Israeli warplanes struck targets in southern Gaza on Monday as the military demanded that more civilians evacuate their homes in the area, signaling a possible expansion of its ground war in the battered Palestinian enclave.
Days after a truce with Hamas collapsed, Israeli forces have turned their focus to southern Gaza, hitting areas where hundreds of thousands of Palestinians have sought shelter since the start of the war on Oct. 7. Israeli airstrikes targeted urban areas in the south, where photos on Monday showed smoke rising from flattened buildings in the city of Khan Younis and people carrying bodies swaddled in blankets away from scenes of destruction.
Adding to speculation that Israel is preparing a ground invasion of the south, the Israeli military’s chief spokesman, Rear Adm. Daniel Hagari, said late Sunday that Israel “continues and expands its ground operations against Hamas strongholds all across the Gaza Strip,” although he did not elaborate.
A senior official with Hamas, the armed group that controls much of Gaza, said late Sunday that Israeli ground troops had not entered the south. But Hamas’s military wing said that its fighters had targeted a tank and personnel carrier north of Khan Younis and several Israeli military vehicles in central Gaza. The claims could not be independently verified, and with communications networks disrupted, it was not possible to gain an independent assessment of the fighting.
On Sunday, the Israeli military called on residents of parts of Khan Younis, the largest city in the south, to leave their homes, expanding an evacuation order that previously covered areas between the city and the Israeli border. The demands echoed similar orders Israel gave before sending troops into northern Gaza in late October, and the Israeli military has said they are intended to move civilians out of harm’s way.
Many Gazans were left confused by the evacuation announcements, which were posted on social media in Arabic, accompanied by a map of Gaza that divided the territory into nearly 2,400 zones. The Israeli military advised residents to pay attention to Israeli announcements about whether their zone was being evacuated, but the United Nations said it was unclear whether many Gazans were able to see the online map, given disruptions in electricity and communications.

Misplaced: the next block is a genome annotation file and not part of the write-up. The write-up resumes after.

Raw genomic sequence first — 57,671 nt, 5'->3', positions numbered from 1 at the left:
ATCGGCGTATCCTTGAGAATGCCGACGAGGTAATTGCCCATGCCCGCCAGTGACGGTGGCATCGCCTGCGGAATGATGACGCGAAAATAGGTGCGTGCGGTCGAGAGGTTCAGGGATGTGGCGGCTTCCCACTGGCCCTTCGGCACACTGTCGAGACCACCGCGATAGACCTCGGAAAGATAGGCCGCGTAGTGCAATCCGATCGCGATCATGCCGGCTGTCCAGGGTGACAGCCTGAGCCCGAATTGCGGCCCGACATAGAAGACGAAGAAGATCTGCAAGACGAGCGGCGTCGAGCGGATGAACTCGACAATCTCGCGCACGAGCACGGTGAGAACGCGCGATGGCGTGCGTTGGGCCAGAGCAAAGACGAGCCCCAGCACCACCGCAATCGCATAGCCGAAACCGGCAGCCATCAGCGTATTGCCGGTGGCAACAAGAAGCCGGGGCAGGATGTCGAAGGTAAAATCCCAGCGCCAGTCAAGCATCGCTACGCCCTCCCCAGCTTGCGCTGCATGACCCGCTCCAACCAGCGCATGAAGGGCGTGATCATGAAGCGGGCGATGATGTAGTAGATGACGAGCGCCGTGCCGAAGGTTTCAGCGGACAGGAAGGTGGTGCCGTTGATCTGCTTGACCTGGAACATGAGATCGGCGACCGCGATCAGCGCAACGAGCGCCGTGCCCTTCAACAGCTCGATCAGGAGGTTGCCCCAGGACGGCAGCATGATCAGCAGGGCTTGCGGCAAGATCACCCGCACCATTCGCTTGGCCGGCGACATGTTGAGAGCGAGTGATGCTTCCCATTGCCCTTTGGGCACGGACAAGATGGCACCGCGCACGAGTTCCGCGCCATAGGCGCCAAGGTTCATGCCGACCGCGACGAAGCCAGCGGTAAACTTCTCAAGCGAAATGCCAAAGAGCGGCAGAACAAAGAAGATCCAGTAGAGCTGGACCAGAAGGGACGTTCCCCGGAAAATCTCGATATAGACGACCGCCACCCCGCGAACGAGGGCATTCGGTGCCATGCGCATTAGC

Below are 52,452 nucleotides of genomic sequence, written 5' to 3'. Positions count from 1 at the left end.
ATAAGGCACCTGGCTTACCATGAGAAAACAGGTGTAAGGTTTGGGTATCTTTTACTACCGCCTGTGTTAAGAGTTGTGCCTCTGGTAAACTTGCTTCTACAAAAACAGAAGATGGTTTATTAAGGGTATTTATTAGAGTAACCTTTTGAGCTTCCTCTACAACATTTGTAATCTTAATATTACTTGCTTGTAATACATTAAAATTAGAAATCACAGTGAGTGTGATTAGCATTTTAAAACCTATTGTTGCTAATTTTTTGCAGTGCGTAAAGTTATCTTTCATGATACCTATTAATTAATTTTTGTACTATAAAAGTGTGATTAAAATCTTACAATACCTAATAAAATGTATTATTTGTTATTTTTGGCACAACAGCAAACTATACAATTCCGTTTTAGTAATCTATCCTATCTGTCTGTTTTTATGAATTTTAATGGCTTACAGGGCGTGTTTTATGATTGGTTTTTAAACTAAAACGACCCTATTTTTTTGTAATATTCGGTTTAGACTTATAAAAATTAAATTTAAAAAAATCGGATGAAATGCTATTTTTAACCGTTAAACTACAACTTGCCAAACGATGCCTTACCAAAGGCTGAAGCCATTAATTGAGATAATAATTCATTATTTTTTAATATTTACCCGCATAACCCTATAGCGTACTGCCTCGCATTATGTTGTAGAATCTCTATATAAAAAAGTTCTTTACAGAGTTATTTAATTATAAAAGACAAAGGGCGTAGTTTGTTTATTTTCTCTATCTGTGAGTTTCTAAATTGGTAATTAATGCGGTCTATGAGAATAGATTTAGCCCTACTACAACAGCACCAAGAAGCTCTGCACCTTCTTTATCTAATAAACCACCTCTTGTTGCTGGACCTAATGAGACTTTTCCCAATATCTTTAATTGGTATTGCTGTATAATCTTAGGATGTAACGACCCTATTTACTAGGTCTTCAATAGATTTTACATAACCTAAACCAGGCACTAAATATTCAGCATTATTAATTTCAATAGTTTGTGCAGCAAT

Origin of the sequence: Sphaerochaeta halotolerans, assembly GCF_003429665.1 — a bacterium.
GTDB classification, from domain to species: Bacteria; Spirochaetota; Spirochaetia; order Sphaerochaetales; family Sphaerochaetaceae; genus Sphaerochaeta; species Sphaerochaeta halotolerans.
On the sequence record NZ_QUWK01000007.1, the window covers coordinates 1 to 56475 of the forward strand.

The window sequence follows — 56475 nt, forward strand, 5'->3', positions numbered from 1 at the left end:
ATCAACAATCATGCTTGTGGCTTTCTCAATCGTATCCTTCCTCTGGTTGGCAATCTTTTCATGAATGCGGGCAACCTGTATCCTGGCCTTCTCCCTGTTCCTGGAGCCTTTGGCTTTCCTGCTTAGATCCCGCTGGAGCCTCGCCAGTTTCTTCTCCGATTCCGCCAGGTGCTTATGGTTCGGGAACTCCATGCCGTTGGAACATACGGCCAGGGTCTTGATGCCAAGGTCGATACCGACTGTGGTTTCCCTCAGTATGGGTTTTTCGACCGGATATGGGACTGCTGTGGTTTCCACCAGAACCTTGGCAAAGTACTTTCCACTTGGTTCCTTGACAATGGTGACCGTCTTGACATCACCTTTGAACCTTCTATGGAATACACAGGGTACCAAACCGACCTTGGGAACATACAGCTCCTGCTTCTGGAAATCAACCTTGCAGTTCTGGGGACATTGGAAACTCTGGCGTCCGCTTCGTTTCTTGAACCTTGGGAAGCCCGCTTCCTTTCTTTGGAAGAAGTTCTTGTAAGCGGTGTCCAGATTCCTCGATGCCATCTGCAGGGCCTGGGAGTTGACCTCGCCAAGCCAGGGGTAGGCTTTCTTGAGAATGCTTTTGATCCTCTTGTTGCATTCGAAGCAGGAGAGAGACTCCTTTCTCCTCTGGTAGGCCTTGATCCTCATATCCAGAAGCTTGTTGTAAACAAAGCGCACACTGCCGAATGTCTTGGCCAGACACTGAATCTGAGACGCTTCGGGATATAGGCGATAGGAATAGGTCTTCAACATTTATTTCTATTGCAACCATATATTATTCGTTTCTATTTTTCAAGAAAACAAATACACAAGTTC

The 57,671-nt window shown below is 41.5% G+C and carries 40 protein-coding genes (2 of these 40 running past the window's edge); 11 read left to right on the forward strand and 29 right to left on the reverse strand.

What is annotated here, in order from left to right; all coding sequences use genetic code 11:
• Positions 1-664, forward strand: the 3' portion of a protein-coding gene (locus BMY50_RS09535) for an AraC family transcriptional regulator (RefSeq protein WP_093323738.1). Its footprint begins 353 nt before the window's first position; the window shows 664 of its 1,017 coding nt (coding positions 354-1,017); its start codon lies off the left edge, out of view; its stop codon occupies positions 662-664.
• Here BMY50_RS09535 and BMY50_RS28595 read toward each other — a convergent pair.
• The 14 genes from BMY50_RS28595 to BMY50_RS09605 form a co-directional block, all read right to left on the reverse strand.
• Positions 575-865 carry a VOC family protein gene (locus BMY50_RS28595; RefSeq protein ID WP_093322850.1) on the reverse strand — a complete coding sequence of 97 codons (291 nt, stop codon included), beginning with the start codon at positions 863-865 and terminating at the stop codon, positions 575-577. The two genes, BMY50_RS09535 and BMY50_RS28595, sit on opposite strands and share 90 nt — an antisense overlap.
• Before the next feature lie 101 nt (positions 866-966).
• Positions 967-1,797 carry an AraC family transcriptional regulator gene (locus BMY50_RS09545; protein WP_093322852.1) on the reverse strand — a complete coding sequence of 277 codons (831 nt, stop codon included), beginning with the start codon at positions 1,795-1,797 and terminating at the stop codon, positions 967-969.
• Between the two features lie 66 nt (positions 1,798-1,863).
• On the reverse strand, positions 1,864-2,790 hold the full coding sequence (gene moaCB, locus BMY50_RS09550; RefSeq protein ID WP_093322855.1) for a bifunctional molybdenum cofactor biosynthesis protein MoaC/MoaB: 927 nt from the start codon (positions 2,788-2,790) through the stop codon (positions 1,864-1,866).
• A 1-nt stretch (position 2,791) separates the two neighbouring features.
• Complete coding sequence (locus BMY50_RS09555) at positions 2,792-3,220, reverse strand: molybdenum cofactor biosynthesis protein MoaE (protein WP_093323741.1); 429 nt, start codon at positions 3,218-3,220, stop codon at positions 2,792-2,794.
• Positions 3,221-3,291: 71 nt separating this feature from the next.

After more than a month of fighting concentrated in northern Gaza — and a weeklong cease-fire that expired last Friday — Israel believes that the Hamas leaders who planned the Oct. 7 attacks that officials say left at least 1,200 people dead in Israel are hiding in the south. Israel’s military has responded to the attacks with nearly two months of airstrikes and a ground invasion of northern Gaza that have killed more than 15,000 Palestinians, according to Gazan health officials, and pushed an estimated 1.75 million Gazans south.
Hundreds of people have been killed since hostilities resumed on Friday, according to Gazan health officials, who have warned that medical facilities remain desperately short of supplies, as Israel has sharply restricted the amount of humanitarian aid allowed to enter the enclave.
Fighting has continued in other parts of Gaza. The Israeli military reported the deaths of three of its soldiers on Sunday, two in battles in northern Gaza and one in a battle in the central part of the strip.
The Biden administration is pushing Israel and Hamas to resume negotiations that could lead to a new cease-fire. Under the previous truce, Hamas released scores of hostages held in Gaza in exchange for more than 200 Palestinian prisoners held by Israel, and Israel allowed more trucks carrying relief supplies into Gaza.
U.S. officials, including Vice President Kamala Harris, and international leaders, including President Emmanuel Macron of France, have said that Israel must do more to protect civilians in Gaza. Mr. Macron is headed to Qatar, which mediated the original truce, in hopes of restarting talks.
Vivian Yee, Iyad Abuheweila, Peter Baker and Karoun Demirjian contributed reporting.
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